Blog Credo

The whole aim of practical politics is to keep the populace alarmed (and hence clamorous to be led to safety) by menacing it with an endless series of hobgoblins, all of them imaginary.

H.L. Mencken

Monday, July 23, 2012

The Framers

Josh Marshall's rag has taken a stab at historical analogy:

In it, he opines that the today's Tea Party types are really more akin to the people who opposed the Constitution than the ones who framed it.  They are Anti-Federalists obsessing about states' rights and rights being impinged upon by the federal government.  He even finds some brain droppings from Amity Shlaes, Amateur Historian, who has proposed reviving the Articles of Confederation taxation model.

It is worth noting however that many Anti-Federalists agreed that the Articles taxation methods were failing.

So Shlaes - and by extension Kevin Hassett of the AEI and (wait for it) the Romney campaign - are actually arguing for something so odious most Anti-Federalists were appalled by it.

One can argue that Madison, for instance, careened from Federalist to Anti within a few short years, and that's true.  Madison was suspicious of power wherever it lay.  Under the Articles, it lay with the states and to such an extent that there was no effective national government.  Once the national government became - in Madison's eyes - too powerful under Hamilton, then Madison changed his tune.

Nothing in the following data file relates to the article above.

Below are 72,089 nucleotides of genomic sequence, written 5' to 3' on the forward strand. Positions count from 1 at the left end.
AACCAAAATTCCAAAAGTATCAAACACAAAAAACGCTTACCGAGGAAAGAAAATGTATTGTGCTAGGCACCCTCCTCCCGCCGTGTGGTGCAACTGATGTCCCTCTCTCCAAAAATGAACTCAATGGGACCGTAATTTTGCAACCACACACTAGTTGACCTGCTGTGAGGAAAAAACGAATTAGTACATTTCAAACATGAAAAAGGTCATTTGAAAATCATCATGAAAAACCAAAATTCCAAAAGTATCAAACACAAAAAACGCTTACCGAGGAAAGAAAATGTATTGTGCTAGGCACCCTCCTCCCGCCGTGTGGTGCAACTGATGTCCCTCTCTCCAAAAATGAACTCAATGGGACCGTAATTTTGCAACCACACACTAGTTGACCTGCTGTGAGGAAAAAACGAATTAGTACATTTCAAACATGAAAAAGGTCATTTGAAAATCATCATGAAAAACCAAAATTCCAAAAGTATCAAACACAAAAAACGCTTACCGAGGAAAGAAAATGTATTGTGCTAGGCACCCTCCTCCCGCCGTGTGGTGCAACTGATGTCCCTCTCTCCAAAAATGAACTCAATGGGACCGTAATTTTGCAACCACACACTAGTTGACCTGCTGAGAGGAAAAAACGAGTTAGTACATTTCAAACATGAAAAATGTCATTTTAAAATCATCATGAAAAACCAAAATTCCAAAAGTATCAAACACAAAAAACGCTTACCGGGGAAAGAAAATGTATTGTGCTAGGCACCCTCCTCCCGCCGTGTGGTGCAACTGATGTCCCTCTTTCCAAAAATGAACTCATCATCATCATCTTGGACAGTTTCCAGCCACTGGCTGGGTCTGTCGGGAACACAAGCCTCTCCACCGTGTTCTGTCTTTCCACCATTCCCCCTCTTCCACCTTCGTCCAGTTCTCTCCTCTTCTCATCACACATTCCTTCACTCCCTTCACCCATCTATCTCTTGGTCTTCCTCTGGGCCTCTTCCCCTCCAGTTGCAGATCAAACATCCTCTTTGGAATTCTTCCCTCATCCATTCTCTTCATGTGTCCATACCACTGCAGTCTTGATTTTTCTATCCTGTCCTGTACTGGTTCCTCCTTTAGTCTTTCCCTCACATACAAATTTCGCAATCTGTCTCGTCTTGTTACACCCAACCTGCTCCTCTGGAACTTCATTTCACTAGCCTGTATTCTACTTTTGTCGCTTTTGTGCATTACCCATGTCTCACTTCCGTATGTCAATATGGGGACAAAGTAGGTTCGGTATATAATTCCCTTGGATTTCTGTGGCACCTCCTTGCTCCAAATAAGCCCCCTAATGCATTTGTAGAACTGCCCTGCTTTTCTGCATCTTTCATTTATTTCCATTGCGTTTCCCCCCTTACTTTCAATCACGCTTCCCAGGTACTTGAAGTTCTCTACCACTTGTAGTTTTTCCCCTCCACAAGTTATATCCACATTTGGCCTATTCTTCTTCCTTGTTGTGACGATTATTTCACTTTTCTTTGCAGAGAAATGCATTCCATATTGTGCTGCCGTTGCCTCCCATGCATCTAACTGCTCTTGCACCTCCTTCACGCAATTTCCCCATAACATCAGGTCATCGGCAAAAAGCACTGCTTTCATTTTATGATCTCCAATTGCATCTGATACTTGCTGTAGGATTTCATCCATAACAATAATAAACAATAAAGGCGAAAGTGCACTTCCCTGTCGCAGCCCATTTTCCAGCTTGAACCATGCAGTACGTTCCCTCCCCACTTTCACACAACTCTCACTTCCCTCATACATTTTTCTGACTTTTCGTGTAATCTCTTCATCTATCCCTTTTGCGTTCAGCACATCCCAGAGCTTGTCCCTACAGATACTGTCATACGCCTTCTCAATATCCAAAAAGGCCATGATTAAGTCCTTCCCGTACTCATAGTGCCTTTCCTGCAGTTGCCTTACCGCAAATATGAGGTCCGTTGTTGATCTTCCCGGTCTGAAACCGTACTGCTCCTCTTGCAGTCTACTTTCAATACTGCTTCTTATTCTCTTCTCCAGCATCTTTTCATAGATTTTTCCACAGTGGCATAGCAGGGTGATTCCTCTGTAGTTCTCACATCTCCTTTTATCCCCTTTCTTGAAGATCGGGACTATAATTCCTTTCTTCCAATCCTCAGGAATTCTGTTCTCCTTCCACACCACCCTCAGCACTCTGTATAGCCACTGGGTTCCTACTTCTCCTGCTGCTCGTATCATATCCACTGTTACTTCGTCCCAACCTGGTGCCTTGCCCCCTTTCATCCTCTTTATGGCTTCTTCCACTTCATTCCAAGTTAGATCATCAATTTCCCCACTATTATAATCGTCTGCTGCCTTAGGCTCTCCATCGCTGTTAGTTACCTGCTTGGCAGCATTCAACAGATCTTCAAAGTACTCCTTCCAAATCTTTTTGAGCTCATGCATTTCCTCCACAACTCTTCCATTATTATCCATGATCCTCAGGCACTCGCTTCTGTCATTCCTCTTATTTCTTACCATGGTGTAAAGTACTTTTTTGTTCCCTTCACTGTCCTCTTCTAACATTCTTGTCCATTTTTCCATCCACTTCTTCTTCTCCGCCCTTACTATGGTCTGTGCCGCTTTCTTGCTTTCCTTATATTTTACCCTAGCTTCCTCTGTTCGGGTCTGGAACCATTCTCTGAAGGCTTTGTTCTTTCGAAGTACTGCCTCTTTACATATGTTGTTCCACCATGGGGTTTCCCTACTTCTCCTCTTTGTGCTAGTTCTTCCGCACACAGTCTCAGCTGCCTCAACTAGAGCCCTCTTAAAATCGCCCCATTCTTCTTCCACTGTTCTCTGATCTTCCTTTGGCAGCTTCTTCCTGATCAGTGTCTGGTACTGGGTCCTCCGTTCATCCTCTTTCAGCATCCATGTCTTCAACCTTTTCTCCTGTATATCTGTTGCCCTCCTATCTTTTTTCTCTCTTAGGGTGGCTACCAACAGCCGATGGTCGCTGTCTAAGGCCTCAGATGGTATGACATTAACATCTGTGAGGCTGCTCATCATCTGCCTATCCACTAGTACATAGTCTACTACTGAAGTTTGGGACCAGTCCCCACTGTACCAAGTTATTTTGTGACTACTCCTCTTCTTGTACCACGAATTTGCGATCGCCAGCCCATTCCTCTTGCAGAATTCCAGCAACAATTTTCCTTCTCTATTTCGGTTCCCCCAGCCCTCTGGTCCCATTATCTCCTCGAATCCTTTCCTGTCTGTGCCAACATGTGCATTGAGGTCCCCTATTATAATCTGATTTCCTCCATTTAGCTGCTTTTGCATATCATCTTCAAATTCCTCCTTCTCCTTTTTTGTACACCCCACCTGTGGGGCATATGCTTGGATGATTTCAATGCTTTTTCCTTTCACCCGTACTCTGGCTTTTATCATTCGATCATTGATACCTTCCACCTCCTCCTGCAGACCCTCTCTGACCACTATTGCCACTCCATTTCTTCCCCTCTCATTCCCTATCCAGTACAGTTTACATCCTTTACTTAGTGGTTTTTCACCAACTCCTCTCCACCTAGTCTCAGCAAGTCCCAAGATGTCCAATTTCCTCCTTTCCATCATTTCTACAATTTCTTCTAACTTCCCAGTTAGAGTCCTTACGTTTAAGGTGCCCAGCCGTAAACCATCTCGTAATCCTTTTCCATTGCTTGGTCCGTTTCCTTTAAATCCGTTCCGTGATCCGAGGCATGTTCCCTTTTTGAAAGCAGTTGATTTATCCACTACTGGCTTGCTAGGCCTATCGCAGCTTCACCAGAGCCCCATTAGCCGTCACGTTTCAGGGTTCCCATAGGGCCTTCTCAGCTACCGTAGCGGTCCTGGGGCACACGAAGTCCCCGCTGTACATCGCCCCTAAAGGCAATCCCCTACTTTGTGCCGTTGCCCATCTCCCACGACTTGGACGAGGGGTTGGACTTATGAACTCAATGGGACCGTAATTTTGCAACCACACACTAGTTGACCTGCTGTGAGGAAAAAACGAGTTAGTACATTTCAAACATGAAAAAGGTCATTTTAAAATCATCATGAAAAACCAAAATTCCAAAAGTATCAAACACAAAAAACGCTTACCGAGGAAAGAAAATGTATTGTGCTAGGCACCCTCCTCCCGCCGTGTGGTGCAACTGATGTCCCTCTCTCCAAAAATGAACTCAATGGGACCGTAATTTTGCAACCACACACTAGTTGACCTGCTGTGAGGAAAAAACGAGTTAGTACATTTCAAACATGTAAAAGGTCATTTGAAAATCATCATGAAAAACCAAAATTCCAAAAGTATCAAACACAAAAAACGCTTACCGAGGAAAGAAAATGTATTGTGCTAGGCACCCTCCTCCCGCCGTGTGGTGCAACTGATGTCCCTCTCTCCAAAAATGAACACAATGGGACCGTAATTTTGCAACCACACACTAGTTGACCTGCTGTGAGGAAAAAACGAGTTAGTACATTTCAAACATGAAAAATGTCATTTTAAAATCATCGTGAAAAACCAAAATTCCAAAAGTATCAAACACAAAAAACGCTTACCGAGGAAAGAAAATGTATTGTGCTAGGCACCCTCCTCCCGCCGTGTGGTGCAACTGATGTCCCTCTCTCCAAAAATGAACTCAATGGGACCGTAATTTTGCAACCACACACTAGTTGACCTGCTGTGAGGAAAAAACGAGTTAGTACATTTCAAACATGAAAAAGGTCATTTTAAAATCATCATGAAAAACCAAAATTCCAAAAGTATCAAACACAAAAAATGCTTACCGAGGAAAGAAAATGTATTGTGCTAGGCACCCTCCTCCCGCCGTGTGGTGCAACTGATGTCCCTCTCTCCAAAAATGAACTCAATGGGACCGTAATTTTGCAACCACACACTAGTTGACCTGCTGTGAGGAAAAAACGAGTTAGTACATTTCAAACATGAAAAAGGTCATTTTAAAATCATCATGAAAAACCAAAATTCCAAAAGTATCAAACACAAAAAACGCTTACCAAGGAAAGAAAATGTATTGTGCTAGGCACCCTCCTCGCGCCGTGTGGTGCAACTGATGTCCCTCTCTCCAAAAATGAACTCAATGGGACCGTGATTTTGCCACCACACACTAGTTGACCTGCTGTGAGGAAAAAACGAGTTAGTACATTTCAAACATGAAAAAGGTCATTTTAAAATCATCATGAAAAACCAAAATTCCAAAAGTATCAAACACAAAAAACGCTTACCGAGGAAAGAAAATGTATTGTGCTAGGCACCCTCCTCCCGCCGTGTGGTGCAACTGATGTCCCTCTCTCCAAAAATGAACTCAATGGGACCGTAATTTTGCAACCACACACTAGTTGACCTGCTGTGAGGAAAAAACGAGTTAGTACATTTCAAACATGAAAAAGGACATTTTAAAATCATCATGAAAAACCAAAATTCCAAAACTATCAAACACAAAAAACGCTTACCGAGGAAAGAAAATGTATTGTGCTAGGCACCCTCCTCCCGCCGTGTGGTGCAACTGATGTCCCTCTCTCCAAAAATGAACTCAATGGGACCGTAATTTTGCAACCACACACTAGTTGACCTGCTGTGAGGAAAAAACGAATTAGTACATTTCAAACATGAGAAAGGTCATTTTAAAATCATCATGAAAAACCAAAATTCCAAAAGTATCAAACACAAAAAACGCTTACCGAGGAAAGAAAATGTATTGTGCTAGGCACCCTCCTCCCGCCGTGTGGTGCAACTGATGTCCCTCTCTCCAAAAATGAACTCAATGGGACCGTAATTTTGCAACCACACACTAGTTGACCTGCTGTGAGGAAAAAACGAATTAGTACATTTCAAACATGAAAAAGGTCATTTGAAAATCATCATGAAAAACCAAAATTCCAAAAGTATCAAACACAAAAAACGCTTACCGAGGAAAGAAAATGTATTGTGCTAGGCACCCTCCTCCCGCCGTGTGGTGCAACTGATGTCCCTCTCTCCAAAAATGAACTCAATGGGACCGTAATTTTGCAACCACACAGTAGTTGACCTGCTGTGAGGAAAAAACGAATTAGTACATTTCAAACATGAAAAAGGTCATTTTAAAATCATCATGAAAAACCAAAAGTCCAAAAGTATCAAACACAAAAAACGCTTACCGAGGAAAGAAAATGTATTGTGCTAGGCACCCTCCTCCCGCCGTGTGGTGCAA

But what Shlaes and Hassett are effectively arguing for is a Eurozone for the US.  One currency for the entire nation, but different fiscal realities for the sub-units.  As Shlaes blithely says, "the details can be worked out later", but we have the details and the reality of trying to divorce fiscal, macroeconomic and monetary policies from each other.  Ask the Greeks - or better yet the Spaniards and Irish - how that works out.

Of course this comes from the woman who assures us that FDR made the Depression worse, so... Stupid is as stupid does, I guess.

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